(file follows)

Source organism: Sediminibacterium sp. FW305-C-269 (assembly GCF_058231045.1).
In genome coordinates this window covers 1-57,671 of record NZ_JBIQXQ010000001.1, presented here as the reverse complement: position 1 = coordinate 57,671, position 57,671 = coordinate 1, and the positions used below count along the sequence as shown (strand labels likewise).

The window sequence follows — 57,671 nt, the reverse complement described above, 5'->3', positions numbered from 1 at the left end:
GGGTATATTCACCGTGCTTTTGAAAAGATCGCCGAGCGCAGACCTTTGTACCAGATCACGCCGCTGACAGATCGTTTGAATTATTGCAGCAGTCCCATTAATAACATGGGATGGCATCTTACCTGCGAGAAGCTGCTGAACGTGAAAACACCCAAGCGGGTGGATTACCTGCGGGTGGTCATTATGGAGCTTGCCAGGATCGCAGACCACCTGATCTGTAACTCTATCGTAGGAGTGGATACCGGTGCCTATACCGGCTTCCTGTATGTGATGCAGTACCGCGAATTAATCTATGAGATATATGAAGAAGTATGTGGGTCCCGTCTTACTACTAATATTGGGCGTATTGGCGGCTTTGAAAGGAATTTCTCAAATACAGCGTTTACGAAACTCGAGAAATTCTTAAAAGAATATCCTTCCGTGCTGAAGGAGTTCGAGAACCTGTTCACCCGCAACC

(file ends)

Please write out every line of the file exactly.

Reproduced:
Source organism: Sediminibacterium sp. FW305-C-269 (assembly GCF_058231045.1).
In genome coordinates this window covers 1-57,671 of record NZ_JBIQXQ010000001.1, presented here as the reverse complement: position 1 = coordinate 57,671, position 57,671 = coordinate 1, and the positions used below count along the sequence as shown (strand labels likewise).

The window sequence follows — 57,671 nt, the reverse complement described above, 5'->3', positions numbered from 1 at the left end:
GGGTATATTCACCGTGCTTTTGAAAAGATCGCCGAGCGCAGACCTTTGTACCAGATCACGCCGCTGACAGATCGTTTGAATTATTGCAGCAGTCCCATTAATAACATGGGATGGCATCTTACCTGCGAGAAGCTGCTGAACGTGAAAACACCCAAGCGGGTGGATTACCTGCGGGTGGTCATTATGGAGCTTGCCAGGATCGCAGACCACCTGATCTGTAACTCTATCGTAGGAGTGGATACCGGTGCCTATACCGGCTTCCTGTATGTGATGCAGTACCGCGAATTAATCTATGAGATATATGAAGAAGTATGTGGGTCCCGTCTTACTACTAATATTGGGCGTATTGGCGGCTTTGAAAGGAATTTCTCAAATACAGCGTTTACGAAACTCGAGAAATTCTTAAAAGAATATCCTTCCGTGCTGAAGGAGTTCGAGAACCTGTTCACCCGCAACC